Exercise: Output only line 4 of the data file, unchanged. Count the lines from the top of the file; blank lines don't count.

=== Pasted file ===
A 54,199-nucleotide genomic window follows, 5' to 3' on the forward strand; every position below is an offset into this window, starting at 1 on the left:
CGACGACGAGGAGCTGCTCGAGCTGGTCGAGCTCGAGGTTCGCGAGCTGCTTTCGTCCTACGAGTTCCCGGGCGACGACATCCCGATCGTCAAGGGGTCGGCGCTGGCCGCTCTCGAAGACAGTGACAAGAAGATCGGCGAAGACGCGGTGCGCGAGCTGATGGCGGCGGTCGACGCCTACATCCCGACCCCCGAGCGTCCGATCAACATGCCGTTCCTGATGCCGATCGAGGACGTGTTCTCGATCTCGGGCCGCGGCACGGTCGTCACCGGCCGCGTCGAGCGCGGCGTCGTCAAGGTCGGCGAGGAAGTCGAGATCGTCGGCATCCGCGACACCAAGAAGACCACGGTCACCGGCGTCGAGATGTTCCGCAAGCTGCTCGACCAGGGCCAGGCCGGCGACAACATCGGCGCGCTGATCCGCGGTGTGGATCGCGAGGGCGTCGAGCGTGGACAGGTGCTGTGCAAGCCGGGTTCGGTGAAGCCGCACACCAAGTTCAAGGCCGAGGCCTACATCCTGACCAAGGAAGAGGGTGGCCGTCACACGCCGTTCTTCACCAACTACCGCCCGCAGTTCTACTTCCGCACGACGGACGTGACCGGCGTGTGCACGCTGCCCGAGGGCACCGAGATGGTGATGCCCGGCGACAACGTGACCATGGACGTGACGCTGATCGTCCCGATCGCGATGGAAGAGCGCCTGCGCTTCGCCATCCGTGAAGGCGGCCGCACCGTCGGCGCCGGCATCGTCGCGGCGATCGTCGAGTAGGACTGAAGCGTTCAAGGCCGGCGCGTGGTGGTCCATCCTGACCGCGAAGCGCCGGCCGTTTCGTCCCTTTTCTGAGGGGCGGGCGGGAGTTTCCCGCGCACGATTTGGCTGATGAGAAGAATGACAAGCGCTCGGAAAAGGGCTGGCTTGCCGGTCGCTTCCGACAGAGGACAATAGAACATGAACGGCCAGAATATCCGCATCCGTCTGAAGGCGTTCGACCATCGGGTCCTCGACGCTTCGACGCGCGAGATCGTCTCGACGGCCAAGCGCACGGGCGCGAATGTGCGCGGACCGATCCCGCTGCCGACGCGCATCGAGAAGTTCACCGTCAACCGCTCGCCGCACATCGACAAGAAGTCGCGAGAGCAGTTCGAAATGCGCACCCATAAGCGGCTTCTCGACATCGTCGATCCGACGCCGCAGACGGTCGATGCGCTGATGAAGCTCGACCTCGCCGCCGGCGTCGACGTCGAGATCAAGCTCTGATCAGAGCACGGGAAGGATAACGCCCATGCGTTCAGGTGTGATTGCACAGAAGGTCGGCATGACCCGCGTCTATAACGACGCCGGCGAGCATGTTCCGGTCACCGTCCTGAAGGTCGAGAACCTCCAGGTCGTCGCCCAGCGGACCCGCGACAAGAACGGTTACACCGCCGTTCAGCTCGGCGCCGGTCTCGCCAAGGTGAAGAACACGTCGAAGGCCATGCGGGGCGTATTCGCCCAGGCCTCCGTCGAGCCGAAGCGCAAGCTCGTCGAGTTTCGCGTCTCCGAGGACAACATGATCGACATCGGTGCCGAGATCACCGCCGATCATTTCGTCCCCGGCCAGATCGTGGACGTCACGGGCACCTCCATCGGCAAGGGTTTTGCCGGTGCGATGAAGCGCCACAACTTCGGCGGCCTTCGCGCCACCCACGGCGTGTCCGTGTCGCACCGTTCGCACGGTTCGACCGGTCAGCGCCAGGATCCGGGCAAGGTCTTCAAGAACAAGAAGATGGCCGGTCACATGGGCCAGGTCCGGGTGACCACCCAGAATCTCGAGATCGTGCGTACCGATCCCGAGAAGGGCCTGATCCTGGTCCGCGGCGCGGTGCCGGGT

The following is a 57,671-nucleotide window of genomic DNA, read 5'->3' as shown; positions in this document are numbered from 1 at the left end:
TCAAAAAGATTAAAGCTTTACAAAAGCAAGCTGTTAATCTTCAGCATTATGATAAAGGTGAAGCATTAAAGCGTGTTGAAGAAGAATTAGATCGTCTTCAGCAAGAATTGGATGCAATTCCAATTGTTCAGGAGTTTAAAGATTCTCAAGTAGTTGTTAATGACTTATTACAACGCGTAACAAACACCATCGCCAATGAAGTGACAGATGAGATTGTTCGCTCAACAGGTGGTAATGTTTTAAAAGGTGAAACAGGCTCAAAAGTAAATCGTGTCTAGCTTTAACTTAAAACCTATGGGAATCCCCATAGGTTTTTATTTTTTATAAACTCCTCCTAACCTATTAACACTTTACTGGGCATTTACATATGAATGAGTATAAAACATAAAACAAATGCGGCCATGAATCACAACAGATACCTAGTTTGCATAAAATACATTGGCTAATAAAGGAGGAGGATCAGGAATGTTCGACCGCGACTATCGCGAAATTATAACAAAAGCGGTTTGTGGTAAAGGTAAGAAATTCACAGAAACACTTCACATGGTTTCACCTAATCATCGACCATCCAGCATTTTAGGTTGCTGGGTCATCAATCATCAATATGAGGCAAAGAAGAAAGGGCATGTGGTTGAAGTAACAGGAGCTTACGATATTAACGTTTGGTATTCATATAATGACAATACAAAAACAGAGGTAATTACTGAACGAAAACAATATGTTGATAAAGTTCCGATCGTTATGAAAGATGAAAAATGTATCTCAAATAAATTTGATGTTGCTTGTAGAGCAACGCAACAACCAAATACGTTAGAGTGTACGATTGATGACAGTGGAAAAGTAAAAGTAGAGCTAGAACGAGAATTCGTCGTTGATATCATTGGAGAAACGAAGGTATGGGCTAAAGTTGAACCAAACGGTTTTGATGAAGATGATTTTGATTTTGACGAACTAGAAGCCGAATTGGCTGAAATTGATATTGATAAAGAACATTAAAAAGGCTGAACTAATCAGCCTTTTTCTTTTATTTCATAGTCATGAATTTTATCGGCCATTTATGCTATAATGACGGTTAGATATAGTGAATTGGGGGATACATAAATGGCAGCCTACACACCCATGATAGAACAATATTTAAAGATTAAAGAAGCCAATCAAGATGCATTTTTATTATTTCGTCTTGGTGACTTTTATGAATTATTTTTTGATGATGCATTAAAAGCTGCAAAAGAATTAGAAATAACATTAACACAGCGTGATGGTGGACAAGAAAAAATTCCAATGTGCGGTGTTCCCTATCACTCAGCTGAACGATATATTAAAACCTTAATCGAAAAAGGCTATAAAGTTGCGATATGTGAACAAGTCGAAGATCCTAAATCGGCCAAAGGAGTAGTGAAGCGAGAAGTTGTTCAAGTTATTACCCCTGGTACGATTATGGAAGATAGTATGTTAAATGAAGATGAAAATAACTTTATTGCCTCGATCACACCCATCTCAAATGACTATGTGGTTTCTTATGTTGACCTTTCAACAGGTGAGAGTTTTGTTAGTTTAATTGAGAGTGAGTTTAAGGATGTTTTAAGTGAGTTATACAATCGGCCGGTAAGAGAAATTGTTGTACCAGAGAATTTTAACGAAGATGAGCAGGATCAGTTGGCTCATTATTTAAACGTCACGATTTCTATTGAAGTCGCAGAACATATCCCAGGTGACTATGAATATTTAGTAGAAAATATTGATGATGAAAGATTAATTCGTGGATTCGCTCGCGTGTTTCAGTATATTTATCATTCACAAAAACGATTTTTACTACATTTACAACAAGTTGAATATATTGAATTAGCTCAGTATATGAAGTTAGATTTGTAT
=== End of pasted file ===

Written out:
TCAAAAAGATTAAAGCTTTACAAAAGCAAGCTGTTAATCTTCAGCATTATGATAAAGGTGAAGCATTAAAGCGTGTTGAAGAAGAATTAGATCGTCTTCAGCAAGAATTGGATGCAATTCCAATTGTTCAGGAGTTTAAAGATTCTCAAGTAGTTGTTAATGACTTATTACAACGCGTAACAAACACCATCGCCAATGAAGTGACAGATGAGATTGTTCGCTCAACAGGTGGTAATGTTTTAAAAGGTGAAACAGGCTCAAAAGTAAATCGTGTCTAGCTTTAACTTAAAACCTATGGGAATCCCCATAGGTTTTTATTTTTTATAAACTCCTCCTAACCTATTAACACTTTACTGGGCATTTACATATGAATGAGTATAAAACATAAAACAAATGCGGCCATGAATCACAACAGATACCTAGTTTGCATAAAATACATTGGCTAATAAAGGAGGAGGATCAGGAATGTTCGACCGCGACTATCGCGAAATTATAACAAAAGCGGTTTGTGGTAAAGGTAAGAAATTCACAGAAACACTTCACATGGTTTCACCTAATCATCGACCATCCAGCATTTTAGGTTGCTGGGTCATCAATCATCAATATGAGGCAAAGAAGAAAGGGCATGTGGTTGAAGTAACAGGAGCTTACGATATTAACGTTTGGTATTCATATAATGACAATACAAAAACAGAGGTAATTACTGAACGAAAACAATATGTTGATAAAGTTCCGATCGTTATGAAAGATGAAAAATGTATCTCAAATAAATTTGATGTTGCTTGTAGAGCAACGCAACAACCAAATACGTTAGAGTGTACGATTGATGACAGTGGAAAAGTAAAAGTAGAGCTAGAACGAGAATTCGTCGTTGATATCATTGGAGAAACGAAGGTATGGGCTAAAGTTGAACCAAACGGTTTTGATGAAGATGATTTTGATTTTGACGAACTAGAAGCCGAATTGGCTGAAATTGATATTGATAAAGAACATTAAAAAGGCTGAACTAATCAGCCTTTTTCTTTTATTTCATAGTCATGAATTTTATCGGCCATTTATGCTATAATGACGGTTAGATATAGTGAATTGGGGGATACATAAATGGCAGCCTACACACCCATGATAGAACAATATTTAAAGATTAAAGAAGCCAATCAAGATGCATTTTTATTATTTCGTCTTGGTGACTTTTATGAATTATTTTTTGATGATGCATTAAAAGCTGCAAAAGAATTAGAAATAACATTAACACAGCGTGATGGTGGACAAGAAAAAATTCCAATGTGCGGTGTTCCCTATCACTCAGCTGAACGATATATTAAAACCTTAATCGAAAAAGGCTATAAAGTTGCGATATGTGAACAAGTCGAAGATCCTAAATCGGCCAAAGGAGTAGTGAAGCGAGAAGTTGTTCAAGTTATTACCCCTGGTACGATTATGGAAGATAGTATGTTAAATGAAGATGAAAATAACTTTATTGCCTCGATCACACCCATCTCAAATGACTATGTGGTTTCTTATGTTGACCTTTCAACAGGTGAGAGTTTTGTTAGTTTAATTGAGAGTGAGTTTAAGGATGTTTTAAGTGAGTTATACAATCGGCCGGTAAGAGAAATTGTTGTACCAGAGAATTTTAACGAAGATGAGCAGGATCAGTTGGCTCATTATTTAAACGTCACGATTTCTATTGAAGTCGCAGAACATATCCCAGGTGACTATGAATATTTAGTAGAAAATATTGATGATGAAAGATTAATTCGTGGATTCGCTCGCGTGTTTCAGTATATTTATCATTCACAAAAACGATTTTTACTACATTTACAACAAGTTGAATATATTGAATTAGCTCAGTATATGAAGTTAGATTTGTAT